Supreme Court: States Cannot Demand Additional Proof of Citizenship To Register to Vote. Ted Cruz: “We’ll See About That.”
Yesterday the Supreme Court ruled that states cannot demand additional proof of citizenship to register to vote. Almost immediately after, Senator Ted Cruz of Texas filed an amendment to the immigration reform bill that “permits states to require ID for voter registration.”
In his majority opinion, Justice Antonin Scalia explained that while Arizona’s law is pre-empted by federal statue, the state could use a different method to try to establish “state-specific instructions” on the the Election Assistance Commission’s federal voter registration form, with a legal process for review in the event the EAC opposes the state’s proposal.
That alternative means of enforcing its constitutional power to determine voting qualifications remains open to Arizona here. Should the EAC reject or decline to act on a renewed request, Arizona would have the opportunity to establish in a reviewing court that a mere oath will not suffice to effectuate its citizenship requirement and that the EAC is therefore under a nondiscretionary duty to include Arizona’s concrete-evidence requirement on the Federal Form.
From the Lawyer’s Committee for Civil Rights:
WASHINGTON, D.C., June 17, 2013 — Today, the U.S. Supreme Court delivered a strong victory for voters and voting rights advocates in Arizona v. Inter Tribal Council of Arizona, Inc.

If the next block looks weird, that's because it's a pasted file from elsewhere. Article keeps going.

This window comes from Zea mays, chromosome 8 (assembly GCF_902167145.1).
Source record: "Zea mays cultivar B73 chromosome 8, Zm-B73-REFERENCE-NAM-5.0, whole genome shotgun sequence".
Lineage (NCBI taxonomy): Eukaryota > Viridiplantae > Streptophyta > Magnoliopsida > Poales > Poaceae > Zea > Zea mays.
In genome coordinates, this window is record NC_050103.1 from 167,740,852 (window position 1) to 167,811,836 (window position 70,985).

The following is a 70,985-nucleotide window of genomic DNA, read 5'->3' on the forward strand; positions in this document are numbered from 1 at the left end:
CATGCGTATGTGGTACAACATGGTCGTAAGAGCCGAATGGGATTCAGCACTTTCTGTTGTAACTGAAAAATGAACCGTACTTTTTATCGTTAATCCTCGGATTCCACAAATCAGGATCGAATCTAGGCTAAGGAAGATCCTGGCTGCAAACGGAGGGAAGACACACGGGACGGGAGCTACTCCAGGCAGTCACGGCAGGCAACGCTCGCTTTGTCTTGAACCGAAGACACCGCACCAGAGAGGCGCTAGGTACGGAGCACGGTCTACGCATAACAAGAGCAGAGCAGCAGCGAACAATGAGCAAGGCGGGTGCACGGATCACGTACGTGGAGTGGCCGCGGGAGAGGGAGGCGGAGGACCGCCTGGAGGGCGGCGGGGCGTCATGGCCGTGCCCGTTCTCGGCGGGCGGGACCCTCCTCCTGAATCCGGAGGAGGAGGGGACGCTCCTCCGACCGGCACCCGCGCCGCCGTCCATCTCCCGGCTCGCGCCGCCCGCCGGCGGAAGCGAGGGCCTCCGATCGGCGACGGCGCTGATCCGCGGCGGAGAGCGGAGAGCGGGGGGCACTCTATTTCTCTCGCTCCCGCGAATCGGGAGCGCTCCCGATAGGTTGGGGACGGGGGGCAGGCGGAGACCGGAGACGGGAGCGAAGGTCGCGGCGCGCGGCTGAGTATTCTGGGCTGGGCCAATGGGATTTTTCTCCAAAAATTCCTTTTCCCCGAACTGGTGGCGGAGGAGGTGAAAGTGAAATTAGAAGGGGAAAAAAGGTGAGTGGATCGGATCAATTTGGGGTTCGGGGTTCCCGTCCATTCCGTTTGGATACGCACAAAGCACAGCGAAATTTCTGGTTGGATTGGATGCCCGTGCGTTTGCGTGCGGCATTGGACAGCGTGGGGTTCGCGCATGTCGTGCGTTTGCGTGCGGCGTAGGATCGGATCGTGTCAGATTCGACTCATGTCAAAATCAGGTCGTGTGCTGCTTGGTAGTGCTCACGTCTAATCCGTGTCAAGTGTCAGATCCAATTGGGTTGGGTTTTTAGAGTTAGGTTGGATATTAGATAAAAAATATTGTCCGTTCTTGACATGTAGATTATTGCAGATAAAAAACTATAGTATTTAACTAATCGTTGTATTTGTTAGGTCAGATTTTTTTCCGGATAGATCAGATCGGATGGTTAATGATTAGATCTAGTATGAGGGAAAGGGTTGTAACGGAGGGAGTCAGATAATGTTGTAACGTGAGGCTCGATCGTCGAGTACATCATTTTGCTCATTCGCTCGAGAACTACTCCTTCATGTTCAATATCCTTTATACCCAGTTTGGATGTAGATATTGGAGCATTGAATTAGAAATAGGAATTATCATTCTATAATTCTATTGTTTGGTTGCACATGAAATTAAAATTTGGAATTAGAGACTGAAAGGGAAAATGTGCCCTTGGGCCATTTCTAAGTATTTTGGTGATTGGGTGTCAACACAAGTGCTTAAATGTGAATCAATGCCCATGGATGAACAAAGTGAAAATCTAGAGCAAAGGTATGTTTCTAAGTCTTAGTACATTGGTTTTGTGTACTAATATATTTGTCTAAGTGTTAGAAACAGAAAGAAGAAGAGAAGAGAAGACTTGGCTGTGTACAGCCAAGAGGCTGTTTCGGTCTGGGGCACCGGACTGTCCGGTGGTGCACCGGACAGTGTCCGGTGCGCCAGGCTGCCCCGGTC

The Court ruled that by requiring additional proof of citizenship beyond that required by the federal voter registration form, Arizona’s Proposition 200 conflicts with and is preempted by the National Voter Registration Act of 1993 (NVRA). The Court recognized Congress’ authority under the Elections Clause to regulate voter registration procedures for federal elections and prohibited Arizona from imposing additional requirements for voters who register using the federal mail-in voter registration form.
Arizona v. ITCA is a challenge to the voting-related provisions of Proposition 200 that require Arizona citizens to present certain specified proof of citizenship when registering to vote. Today’s ruling serves as a major victory for Arizona residents whose federal voter registration applications were rejected if they did not meet the unnecessary and burdensome requirements of Arizona’s Proposition 200. Justice Scalia wrote the opinion for the Court, which was joined by Chief Justice Roberts and Justices Ginsburg, Breyer, Sotomayor and Kagan. Justice Kennedy concurred with the majority opinion.
From the ACLU:
WASHINGTON – The U.S. Supreme Court today invalidated a burdensome Arizona state documentation requirement that restricted its citizens’ ability to register to vote in federal elections.
In the case, Arizona v. The Inter Tribal Council of Arizona, the American Civil Liberties Union and other organizations represented individuals and organizations negatively impacted by Arizona’s law, Proposition 200. The case centered on the question of whether the state law conflicted with the federal National Voter Registration Act, also called the “motor voter” law.
“For two decades, the ‘motor voter’ law has made it dramatically easier for Americans to register to vote by instituting a standard, uniform voter registration form nationwide,” said Laughlin McDonald, special counsel and director emeritus of the ACLU’s Voting Rights Project. “This decision reaffirms the principle that states may not undermine this critical law’s effectiveness by adding burdens not required under federal law. In doing so, the court has taken a vital step in ensuring the ballot remain free, fair, and accessible for all citizens.”